Phoebe, who assisted Aunt-Sister and looked slightly older than myself, appeared at my elbow, emanating the fresh odors of the kitchen house—sweat, coal, smoke, and an acrid fishiness. Typically, she stood by the table and swished the fly brush, but today she slid a plate before me heaped with sausages, grit cake, salted shrimp, brown bread, and tapioca jelly.
Attempting to lower a quivery cup of tea beside my plate, Phoebe deposited it on top my spoon, causing the contents to slosh onto the cloth. “Oh missus, I sorry,” she cried, whirling toward Mother.
Mother blew out her breath as if all the mistakes of all the Negroes in the world rested personally upon her shoulders. “Where is Aunt-Sister? Why, for heaven’s sake, are you serving?”
“She showing me how to do it.”
“Well, see that you learn.”
As Phoebe rushed to stand outside the door, I tried to toss her a smile.
“It’s nice of you to make an appearance,” Mother said. “You are recovered?”
All eyes turned on me. Words collected in my mouth and lay there. At such moments, I used a technique in which I imagined my tongue like a slingshot. I drew it back, tighter, tighter. “. . . . . . I’m fine.” The words hurled across the table in a spray of saliva.
Mary made a show of dabbing her face with a napkin.
She’ll end up exactly like Mother, I thought. Running a house congested with children and slaves, while I—
“I trust you found the remains of your folly?” Mother asked.
Ah, there it was. She had confiscated my document, likely without Father knowing.
“What folly?” Mary said.
I gave Mother a pleading look.
“Nothing you need concern yourself with, Mary,” she said, and tilted her head as if she wanted to mend the rift between us.
I slumped in my chair and debated taking my cause to Father and presenting him with the torn manumission document. I could think of little else for the rest of the day, but by nightfall, I knew it would do no good. He deferred to Mother on all household matters, and he abhorred a tattler. My brothers never tattled, and I would do no less. Besides, I would’ve been an idiot to rile Mother further.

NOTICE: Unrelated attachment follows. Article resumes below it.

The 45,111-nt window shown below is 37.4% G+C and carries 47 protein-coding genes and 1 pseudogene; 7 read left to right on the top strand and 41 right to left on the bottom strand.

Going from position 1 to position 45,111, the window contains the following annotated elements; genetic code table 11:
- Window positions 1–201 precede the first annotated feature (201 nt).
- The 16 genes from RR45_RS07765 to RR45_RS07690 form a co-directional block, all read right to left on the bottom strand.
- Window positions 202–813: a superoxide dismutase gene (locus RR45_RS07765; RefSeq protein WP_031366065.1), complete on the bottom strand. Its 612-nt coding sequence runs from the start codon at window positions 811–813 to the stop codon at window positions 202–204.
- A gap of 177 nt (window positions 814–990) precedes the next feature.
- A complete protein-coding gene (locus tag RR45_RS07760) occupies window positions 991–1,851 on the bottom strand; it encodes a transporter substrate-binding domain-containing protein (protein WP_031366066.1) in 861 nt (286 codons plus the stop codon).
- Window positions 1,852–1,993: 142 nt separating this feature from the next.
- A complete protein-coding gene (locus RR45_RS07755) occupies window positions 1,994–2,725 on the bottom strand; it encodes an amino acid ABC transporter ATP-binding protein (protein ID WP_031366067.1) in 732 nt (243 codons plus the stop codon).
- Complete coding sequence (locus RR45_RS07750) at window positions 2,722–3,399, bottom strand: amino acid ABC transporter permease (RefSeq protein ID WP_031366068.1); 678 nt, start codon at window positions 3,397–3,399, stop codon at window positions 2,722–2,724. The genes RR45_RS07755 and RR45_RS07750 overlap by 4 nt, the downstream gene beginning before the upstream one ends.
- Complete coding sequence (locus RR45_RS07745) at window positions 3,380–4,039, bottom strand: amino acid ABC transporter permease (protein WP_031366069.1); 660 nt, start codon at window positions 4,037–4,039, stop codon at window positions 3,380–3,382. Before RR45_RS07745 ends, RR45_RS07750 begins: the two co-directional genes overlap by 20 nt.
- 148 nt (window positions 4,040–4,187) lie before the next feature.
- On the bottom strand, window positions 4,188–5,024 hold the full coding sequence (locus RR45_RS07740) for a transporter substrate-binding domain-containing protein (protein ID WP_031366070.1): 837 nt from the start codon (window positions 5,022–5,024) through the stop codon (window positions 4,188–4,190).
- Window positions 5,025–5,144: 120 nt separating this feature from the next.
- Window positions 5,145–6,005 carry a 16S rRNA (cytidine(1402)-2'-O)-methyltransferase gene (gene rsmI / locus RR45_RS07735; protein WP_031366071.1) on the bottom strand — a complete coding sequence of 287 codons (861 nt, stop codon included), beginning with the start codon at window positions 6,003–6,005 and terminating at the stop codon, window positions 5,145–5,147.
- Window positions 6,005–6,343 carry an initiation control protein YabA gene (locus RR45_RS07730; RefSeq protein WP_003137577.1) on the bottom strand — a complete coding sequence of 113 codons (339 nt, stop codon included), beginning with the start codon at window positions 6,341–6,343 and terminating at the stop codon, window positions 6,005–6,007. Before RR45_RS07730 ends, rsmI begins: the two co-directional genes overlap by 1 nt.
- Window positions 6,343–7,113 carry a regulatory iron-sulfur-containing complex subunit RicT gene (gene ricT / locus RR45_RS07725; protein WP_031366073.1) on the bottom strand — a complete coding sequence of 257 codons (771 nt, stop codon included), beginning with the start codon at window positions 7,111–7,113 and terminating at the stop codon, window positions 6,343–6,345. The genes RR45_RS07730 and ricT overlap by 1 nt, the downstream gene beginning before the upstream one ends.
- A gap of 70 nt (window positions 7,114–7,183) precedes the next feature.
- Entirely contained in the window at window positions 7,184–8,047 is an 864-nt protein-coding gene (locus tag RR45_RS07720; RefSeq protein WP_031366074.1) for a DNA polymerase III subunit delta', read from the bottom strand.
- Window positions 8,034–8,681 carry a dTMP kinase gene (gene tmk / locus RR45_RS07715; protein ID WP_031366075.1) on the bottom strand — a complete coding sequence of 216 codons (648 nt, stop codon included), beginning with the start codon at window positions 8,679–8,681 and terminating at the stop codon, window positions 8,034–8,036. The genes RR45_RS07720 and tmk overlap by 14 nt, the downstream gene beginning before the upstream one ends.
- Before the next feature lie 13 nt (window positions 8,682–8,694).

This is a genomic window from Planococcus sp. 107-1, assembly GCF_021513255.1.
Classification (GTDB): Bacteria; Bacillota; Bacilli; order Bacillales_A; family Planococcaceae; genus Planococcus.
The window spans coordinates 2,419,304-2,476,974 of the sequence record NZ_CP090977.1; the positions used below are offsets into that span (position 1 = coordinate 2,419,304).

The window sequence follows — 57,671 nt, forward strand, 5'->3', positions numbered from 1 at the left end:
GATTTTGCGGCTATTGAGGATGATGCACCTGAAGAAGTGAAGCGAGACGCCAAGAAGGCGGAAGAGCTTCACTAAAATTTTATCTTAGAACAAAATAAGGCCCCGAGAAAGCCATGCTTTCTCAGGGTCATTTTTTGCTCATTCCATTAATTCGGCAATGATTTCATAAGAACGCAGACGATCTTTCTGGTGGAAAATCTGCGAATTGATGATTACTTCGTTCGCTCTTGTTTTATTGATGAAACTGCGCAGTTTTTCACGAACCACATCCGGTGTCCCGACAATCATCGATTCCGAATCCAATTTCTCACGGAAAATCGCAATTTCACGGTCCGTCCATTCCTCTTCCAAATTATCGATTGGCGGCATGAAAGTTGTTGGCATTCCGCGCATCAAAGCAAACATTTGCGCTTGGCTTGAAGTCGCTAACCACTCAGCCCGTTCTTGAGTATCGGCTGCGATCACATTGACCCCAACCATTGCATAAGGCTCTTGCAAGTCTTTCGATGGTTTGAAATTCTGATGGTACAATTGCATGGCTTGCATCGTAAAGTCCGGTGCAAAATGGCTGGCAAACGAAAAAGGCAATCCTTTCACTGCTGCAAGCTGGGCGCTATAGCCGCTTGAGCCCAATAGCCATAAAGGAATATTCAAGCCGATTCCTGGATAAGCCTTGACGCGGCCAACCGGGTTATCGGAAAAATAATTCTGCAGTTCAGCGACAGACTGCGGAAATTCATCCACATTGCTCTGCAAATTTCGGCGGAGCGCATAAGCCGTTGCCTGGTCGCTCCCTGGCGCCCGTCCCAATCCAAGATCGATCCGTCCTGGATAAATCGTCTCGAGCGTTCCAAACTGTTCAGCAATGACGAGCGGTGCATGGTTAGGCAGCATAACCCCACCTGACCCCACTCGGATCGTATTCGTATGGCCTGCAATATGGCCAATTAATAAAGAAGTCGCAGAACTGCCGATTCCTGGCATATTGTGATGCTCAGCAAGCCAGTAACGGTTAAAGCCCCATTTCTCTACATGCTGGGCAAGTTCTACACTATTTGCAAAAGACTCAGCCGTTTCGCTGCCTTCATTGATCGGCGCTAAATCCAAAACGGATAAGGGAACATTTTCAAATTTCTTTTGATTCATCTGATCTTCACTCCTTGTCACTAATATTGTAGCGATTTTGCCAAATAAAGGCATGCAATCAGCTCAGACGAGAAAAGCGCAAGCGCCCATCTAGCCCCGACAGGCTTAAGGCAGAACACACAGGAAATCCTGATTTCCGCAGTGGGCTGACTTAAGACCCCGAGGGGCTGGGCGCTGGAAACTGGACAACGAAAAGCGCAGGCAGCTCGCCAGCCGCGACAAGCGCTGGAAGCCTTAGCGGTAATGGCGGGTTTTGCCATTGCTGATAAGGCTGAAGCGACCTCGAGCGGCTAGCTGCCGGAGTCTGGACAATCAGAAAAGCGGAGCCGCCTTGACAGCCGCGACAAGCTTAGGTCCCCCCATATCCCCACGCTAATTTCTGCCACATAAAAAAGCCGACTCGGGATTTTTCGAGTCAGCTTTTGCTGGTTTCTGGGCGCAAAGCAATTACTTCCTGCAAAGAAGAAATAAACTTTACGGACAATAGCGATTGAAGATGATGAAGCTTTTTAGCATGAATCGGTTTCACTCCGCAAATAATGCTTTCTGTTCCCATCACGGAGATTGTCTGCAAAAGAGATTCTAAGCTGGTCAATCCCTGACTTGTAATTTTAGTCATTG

I countered my disappointment by conducting vigorous talks with myself about the future. Anything is possible, anything at all.
Nightly, I opened the lava box and gazed upon the silver button.
Missus said I was the worst waiting maid in Charleston. She said, “You are abysmal, Hetty, abysmal.”
I asked Miss Sarah what abysmal means and she said, “Not quite up to standard.”
Uh huh. I could tell from missus’ face, there’s bad, there’s worse, and after that comes abysmal.
That first week, beside the smoke, I spilled lamp oil on the floor leaving a slick spot, broke one of those porcelain vases, and fried a piece of Miss Sarah’s red hair with a curling tong. Miss Sarah never tattled. She tugged the rug over to cover the oily place, hid the broke porcelain in a storeroom in the cellar, and cut off her singed hair with the snuffer we used to snip the candle wick.
Only time Miss Sarah rang her bell for me was if missus was headed our way. Binah and her two girls, Lucy and Phoebe, always sang out, “The cane tapping. The cane tapping.” Miss Sarah’s warning bell gave me some extra lead on my rope, and I took it. I would rove down the hallway to the front alcove where I could see the water in the harbor float to the ocean and the ocean roll on till it sloshed against the sky. Nothing could hold a glorybound picture to it.
First time I saw it, my feet hopped in place and I lifted my hand over my head and danced. That’s when I got true religion. I didn’t know to call it religion back then, didn’t know Amen from what-when, I just knew something came into me that made me feel the water belonged to me. I would say, that’s my water out there.
I saw it turn every color. It was green one day, then brown, next day yellow as cider. Purple, black, blue. It stayed restless, never ceasing. Boats coming and going on top, fishes underneath.
I would sing these little verses to it:
Cross the water, cross the sea
Let them fishes carry me.
If that water take too long,
Carry me on, Carry me on.